I've been coding in PHP for a while, and this is the first time I came across this issue. My goal is to pass a GET variable (a url) without encoding or decoding it. Which means that "%2F" will not turn to "/" and the opposite. The reason for that is that I'm passing this variable to a 3rd party website and the vairable must stay exactly the way it is.

Right now what's happening is that this url (passed as a GET variable):http://example.com/something%2Felse turns into http://example.com/something/else.

How can I prevent php from encoding what's passed in GET?

  • 1
    Please provide a complete demonstration of what you are doing here and how "PHP is encoding/decoding it". – deceze Apr 30 '14 at 14:03
  • you cant have a space in a url – Steve Apr 30 '14 at 14:03

Apache denies all URLs with %2F in the path part, for security reasons: scripts can't normally (ie. without rewriting) tell the difference between %2F and / due to the PATH_INFO environment variable being automatically URL-decoded (which is stupid, but a long-standing part of the CGI specification so there's nothing can be done about it).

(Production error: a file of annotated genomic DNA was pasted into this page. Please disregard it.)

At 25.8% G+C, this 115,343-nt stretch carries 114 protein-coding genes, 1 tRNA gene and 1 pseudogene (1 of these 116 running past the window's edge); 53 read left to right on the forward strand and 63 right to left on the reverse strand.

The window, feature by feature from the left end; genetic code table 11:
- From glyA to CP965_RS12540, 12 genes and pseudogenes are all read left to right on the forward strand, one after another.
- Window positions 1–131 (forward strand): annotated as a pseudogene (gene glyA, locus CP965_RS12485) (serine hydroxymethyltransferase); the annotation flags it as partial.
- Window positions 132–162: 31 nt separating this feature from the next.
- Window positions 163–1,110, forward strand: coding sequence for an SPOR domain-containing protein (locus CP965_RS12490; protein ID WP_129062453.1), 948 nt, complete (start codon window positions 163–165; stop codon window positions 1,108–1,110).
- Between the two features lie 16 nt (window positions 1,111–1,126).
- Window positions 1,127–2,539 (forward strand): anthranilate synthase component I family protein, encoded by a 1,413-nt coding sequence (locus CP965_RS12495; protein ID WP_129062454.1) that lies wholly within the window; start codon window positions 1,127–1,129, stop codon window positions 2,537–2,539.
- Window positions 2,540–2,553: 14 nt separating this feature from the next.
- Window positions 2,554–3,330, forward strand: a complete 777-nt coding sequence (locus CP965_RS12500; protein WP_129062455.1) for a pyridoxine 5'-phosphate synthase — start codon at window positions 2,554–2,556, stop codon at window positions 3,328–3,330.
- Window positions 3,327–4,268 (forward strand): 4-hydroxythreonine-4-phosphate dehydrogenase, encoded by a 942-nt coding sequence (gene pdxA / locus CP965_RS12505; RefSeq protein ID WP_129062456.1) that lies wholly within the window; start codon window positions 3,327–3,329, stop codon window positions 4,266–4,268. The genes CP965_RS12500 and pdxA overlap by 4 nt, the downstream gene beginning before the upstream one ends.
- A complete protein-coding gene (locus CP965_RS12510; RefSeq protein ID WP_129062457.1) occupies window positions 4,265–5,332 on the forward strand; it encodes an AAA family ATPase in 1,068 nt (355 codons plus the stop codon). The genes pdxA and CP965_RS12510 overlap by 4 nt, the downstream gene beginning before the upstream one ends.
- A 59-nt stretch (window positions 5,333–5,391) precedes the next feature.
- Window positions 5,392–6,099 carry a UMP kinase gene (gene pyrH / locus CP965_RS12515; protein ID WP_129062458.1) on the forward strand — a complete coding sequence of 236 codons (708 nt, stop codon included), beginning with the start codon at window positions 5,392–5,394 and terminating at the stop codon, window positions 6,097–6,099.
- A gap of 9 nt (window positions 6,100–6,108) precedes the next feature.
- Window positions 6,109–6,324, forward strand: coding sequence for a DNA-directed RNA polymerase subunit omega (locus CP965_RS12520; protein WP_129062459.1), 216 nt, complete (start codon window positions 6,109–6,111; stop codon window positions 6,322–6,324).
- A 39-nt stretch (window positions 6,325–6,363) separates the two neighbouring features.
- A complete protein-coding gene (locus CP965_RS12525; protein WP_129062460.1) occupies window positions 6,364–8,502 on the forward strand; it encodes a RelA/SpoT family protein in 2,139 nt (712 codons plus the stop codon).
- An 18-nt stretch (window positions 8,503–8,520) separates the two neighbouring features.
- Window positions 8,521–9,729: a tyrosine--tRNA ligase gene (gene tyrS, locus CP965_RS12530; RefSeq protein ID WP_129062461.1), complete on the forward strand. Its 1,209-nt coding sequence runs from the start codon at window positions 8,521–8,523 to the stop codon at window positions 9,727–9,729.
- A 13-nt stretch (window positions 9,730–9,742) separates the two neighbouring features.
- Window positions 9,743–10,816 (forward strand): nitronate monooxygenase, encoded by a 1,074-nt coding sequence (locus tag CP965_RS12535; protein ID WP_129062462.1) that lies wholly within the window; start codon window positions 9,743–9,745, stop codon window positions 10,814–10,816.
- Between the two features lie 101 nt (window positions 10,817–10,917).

You can turn this feature off using the AllowEncodedSlashes directive, but note that other web servers will still disallow it (with no option to turn that off), and that other characters may also be taboo (eg. %5C), and that %00 in particular will always be blocked by both Apache and IIS. So if your application relied on being able to have %2F or other characters in a path part you'd be limiting your compatibility/deployment options.

I am using urlencode() while preparing the search URL

You should use rawurlencode(), not urlencode() for escaping path parts. urlencode() is misnamed, it is actually for application/x-www-form-urlencoded data such as in the query string or the body of a POST request, and not for other parts of the URL.

The difference is that + doesn't mean space in path parts. rawurlencode() will correctly produce %20 instead, which will work both in form-encoded data and other parts of the URL.

  • What does utf8_decode do here? – deceze Apr 30 '14 at 14:03
  • @deceze check know – guelo Apr 30 '14 at 14:07
  • Thanks for the explanation. Eventually I found it easier to find the slash prior to passing it to the next page and replacing it with a temporeraly variable (and the opposite action just before I'm passing the url to the 3rd party website) – user2298995 Apr 30 '14 at 14:42

Hex base16 encoding it is part of the HTTP protocol you cant prevent it else it would break the actual HTTP socket request to the server.


Please show an actual example of how you are sending the url to the 3rd party.

As it should read http%3A%2F%2Fexample.com%2Fsomething%2Felse not just the odd %2F like in your example.

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